The Jazz Standard was recently sold-out while bassist Rufus Reid was holding court. This was a special evening for the arranger and composer. It was his New York premiere and the CD release of “Quiet Pride” (Motema Music), a moving suite of compositions inspired by the artistry of sculptor Elizabeth Catlett (April 15, 1915-April 2, 2012).
The tiny stage was crammed with a large ensemble of reeds, trumpets and trombones and the conductor Dennis Mackrel, along with the core group of Reid, pianist Steve Allee, guitarist Vic Juris, drummer Jonathan Blake and the natural instrumentation of Charenee Wade (vocals). Drummer Herlin Riley performed on the CD recording.
The album’s six tracks, including “Prelude to Recognition,” are titled after five sculptures by Elizabeth Catlett: “Recognition, 1970,” “Mother and Child, 1971, “Tapestry in the Sky” (inspired by the sculpture “Stargazer, 1997”), “Singing Head, 1980” and “Glory, 1981.”
“My goal was to have the music rendered so as to parallel my feelings and thoughts evoked by these beautiful Elizabeth Catlett sculptures,” stated Reid. “With this project, I hope to increase the awareness of the magnificent artistic contributions and spirit of America’s national treasure, Elizabeth Catlett.”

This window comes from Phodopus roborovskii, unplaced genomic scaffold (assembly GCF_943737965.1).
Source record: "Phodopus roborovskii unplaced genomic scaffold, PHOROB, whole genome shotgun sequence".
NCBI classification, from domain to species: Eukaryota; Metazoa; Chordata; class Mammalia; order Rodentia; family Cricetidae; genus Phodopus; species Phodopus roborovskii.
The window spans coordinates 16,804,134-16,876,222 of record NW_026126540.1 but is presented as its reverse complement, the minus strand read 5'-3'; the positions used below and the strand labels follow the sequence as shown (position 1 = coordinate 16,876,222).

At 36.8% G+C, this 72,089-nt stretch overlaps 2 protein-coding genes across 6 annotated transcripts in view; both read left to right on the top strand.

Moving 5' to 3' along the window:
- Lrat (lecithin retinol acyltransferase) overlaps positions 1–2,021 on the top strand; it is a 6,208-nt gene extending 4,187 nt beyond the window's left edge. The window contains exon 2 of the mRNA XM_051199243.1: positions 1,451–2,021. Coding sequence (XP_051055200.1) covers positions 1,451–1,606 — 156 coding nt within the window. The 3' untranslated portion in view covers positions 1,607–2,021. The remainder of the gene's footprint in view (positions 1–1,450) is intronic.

Catlett was one of America’s most significant sculptors, her contributions to the world of art being just as important as Picasso’s. Her sculptures are improvisational works of art that reflect life from an African-American perspective.
Reid’s music gives a voice to Catlett’s sculptures, allowing them to sing, swing and expand on Black culture as it exists today. “Mother and Child” features the original vocals of Wade and illustrates how the birth of a child is the most glorious, natural act on earth. The music is joyful, powerful and intense—a soulful sway that follows the rhythmic curves of the sculpture.
“Mother and Child,” done in limestone in 1939, won first prize in sculpture at the American Negro Exposition in Chicago (1940).
The voice of Wade is at the heart of “Singing Head,” as the ensemble intuitively swings with heavy drum intensity, vamping on tenor saxophone improvisation, with increased movement from the reed and trumpet sections. Each person usually has a different perspective of the artwork they are viewing and music they are listening to. The same can be said for these sculptures. While Reid has come up with his own musical connection, others may see another color or another definition of Catlett’s work. But for sure, the music and artistry are from the life experiences of both artists whose work represents the trials and tribulations of Blacks in America.